Calendar Girl was a rather gimmicky LP with 12 delightful and provocative photos of Julie on the cover and 13 (yes 13!) tracks for each month of the year with an added track called `The thirteenth month' for good measure. Some of the tunes are well-known, like `June in January', `Memphis in June', `I'll remember April' and `September in the rain'. Others I met for the first time with this record. The arrangements of the tunes were by Pete King who directed the orchestra.

Much as I liked hearing (and seeing) Julie all through the year, the real attraction for me in this CD was the second LP transfer - Julie London accompanied by an orchestra arranged and conducted by Andre Previn. There were no unfamiliar tracks here. Most of the tunes are standards, like Victor Young's `When I fall in love', the Gershwins' `Love is here to stay', and `It's a blue world' by Kismet and Song of Norway composer-arrangers George Forrest and Robert Wright. But there are also a couple of tunes that don't find their way onto every other LP - like Mel Torme's `A stranger in town'. Julie's singing is at its sultry best and the arrangements by Previn - and by King - are often quite original.
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on 12 October 2014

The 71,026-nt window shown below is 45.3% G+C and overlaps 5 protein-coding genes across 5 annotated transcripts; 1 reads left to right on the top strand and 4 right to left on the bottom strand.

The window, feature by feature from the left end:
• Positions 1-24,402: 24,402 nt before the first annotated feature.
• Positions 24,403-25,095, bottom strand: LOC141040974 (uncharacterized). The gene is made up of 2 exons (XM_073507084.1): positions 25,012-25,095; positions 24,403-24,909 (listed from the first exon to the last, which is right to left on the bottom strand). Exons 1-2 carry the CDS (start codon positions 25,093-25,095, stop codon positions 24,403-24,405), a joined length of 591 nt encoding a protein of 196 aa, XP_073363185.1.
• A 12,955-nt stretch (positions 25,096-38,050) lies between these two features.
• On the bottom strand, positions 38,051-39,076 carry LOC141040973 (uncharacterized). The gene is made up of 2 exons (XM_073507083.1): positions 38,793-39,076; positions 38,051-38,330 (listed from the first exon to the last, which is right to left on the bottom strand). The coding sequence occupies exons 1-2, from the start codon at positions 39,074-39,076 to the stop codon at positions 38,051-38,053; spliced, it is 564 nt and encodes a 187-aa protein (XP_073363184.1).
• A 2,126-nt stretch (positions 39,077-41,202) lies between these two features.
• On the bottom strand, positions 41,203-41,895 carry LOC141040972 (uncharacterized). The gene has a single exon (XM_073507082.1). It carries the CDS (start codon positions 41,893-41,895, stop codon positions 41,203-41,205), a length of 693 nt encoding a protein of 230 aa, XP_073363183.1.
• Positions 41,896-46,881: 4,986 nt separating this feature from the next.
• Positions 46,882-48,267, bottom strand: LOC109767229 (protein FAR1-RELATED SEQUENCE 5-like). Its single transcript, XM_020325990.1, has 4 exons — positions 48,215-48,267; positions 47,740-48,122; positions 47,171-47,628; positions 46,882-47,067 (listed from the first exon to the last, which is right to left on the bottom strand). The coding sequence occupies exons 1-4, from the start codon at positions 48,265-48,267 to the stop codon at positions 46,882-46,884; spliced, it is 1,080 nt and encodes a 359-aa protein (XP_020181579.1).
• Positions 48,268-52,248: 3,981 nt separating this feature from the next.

The series of Julie London twofers from EMI were a delight, and it was great to get so many wonderful performances back in print again. However, I've always found this one somewhat lacking. Listening to any of the twenty-five songs on the CD individually shows that London's performances cannot be faulted, but it's when they are heard one after another that the problem arises. There is very little variety here - just one song after another sung in the same style, at the same tempo, with similar arrangements. London is at her most sultry on these albums, but it also means that after sixty-seven minutes one is suddenly woken up when the CD finishes. As separate thirty minute LPs, the programming was probably fine, but the issue here is that EMI have paired together two albums that are just too similar to each other and so London's lovely performances actually come over as pleasant-but-dull, which is doing them a considerable disservice. Pairing both albums on CD with rather more lively stablemates (Latin in a Satin Mood or Swing Me an Old Song, for example) could have overcome this problem.
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on 12 June 2005
As with many of these "two original LPs on one CD" deals, you get one fantastic recording and one rather lacklustre effort. In this case it is "Your Number Please" that shines as one of Julie London's most accomplished recordings, making the rather dull "Calendar Girl" fade even further by comparison. That said, "Your Number Please" is such a wonderful recording that the CD is a must have. She may have made her name singing against a minimal guitar backing on "Cry Me A River", but the sumptuous strings and orchestral arrangements here prove a perfect foil for Julie's smoky vocals, and the song selection is inspired.
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on 19 December 2014
I LOVE JULIE LONDON'S VOICE AND HER ...
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on 15 April 2015
very good